I did some digital house cleaning this week. Scoured through digital folders where I keep short story ideas. I found eight potentials that will never go beyond the title and the first few paragraphs. Rather than keep them hidden, I thought I’d share.
Old man Cimco has cold hands and a warm heart.
A small ad in the classifieds:
Mail me a sheet of clean white paper, with any one word typewritten in the centre. Include $5. I will send you a story within a week.
Dozens of people followed these instructions. None were disappointed.
The room has plain white walls. No windows. We occupy five chairs, arranged in a circle. Our moderator wears a black tie.
“Today we will orchestrate dialogue in a counter-clockwise direction,” he says.
“The rules have been previously explained,” he says. “Now let us begin.”
The Hospital For Minor Complaints
A petty grumble can indicate serious psychological distress. Paper cut?
Loss of ambition.
We provide daubs of ointment for abrasions of the soul.
I eventually learned she had dabbed Sunlight dish liquid behind her ears, just before our first date.
"You smell good," I said, when I was close enough to make an accurate assessment. I kissed her ear lobe. "It's like no perfume I'm familiar with. You smell --"
"Clean?" she suggested.
I stopped for a moment and looked at Joy. "Yeah."
She was anything but her namesake.
Until You Can Turn No Further
The rain became larger.
“The drops are so big,” she said. “They’re like little fish.”
Silvery water fish danced outside her window. She stuck out her hand and caught one. But it turned soft, a puddle in her palm where once was a rainfish.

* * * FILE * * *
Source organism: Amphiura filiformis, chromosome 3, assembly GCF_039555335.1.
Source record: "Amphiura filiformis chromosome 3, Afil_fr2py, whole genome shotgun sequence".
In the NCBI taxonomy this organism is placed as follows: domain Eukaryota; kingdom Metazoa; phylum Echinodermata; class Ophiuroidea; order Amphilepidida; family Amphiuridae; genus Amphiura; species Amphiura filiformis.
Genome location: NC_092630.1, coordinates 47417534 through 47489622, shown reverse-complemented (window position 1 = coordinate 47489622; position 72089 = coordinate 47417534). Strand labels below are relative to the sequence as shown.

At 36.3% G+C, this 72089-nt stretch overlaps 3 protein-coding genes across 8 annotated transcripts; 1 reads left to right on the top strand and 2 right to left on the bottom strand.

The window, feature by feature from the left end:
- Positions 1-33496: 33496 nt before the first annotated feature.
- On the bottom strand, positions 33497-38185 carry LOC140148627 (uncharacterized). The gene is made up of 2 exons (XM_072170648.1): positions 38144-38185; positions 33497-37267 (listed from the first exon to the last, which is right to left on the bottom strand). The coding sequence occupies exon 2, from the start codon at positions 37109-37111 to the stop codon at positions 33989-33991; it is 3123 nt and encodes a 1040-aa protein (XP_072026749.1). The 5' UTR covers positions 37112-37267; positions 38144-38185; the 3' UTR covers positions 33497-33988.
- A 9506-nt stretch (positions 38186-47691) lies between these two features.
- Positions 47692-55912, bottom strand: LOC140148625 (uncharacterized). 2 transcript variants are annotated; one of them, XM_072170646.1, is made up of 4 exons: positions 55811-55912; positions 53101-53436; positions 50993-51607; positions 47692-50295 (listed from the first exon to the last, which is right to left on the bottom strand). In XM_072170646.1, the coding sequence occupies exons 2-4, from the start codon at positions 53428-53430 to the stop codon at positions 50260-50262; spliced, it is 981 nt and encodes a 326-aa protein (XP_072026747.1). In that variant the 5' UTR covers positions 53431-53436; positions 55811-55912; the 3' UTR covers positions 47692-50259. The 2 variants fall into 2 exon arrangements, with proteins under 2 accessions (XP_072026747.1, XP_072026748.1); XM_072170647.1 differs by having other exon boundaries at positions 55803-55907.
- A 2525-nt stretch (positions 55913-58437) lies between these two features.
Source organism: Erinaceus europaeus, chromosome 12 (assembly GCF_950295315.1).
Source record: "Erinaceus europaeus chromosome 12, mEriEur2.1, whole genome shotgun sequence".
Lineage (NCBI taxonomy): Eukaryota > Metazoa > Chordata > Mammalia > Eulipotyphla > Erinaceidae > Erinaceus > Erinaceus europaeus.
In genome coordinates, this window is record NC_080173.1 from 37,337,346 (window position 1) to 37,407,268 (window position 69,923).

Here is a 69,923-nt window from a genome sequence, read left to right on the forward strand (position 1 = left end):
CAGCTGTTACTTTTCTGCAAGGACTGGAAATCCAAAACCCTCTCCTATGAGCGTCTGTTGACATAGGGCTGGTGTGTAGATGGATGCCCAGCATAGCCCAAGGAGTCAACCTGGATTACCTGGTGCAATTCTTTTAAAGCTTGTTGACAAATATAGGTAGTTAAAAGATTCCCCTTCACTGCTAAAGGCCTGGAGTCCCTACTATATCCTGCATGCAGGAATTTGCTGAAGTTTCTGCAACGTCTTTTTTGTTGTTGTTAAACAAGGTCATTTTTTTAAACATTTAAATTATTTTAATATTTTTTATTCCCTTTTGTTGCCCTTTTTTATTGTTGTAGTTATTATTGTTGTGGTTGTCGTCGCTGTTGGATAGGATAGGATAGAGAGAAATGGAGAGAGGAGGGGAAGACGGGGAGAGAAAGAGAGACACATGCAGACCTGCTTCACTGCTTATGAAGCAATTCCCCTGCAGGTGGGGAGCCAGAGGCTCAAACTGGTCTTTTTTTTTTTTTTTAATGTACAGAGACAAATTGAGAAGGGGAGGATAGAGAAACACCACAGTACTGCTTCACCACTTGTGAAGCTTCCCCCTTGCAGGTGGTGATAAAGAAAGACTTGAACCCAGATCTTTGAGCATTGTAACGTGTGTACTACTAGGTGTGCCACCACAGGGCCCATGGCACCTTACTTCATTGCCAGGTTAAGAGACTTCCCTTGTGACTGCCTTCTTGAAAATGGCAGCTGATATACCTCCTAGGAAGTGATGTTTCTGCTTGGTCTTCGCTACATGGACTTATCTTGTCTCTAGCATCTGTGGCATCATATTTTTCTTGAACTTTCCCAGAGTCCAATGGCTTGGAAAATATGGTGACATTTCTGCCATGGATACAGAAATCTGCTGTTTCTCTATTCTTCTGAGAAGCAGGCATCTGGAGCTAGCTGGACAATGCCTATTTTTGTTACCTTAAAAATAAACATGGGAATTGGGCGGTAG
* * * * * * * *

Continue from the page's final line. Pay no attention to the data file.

Destroying Green Towers
The notice slid beneath my apartment door on a Thursday evening. It was straightforward, except for this:
Tenants are the true energy of any building. Yet when a building is sick and in need of replacement, we abandon it. Rather than letting strangers with no emotional attachment to this place destroy our building, I think there is a better way.
“That kook wants us to tear down our own damn apartments,” Kelly said in the hallway, two days later.
The notice promised it would be a celebration. A chance to release old ghosts and terrible arguments trapped behind walls. A final visit with our memories, good and ill.
A meeting was inevitable. The landlord was offering a six-month notice of demolition and a relocation offer for all residents. Still, no one was happy.
A Number of Birds
Five thousand blackbirds, unable to fly, drop toward the ground.
Blackbirds against blacktop. Atop white roofs. Into blue ocean.
The loss of flight, a sudden inability to flap wings, this loss of birdness, worse than death.
The blackbirds bruise the city in every possible location.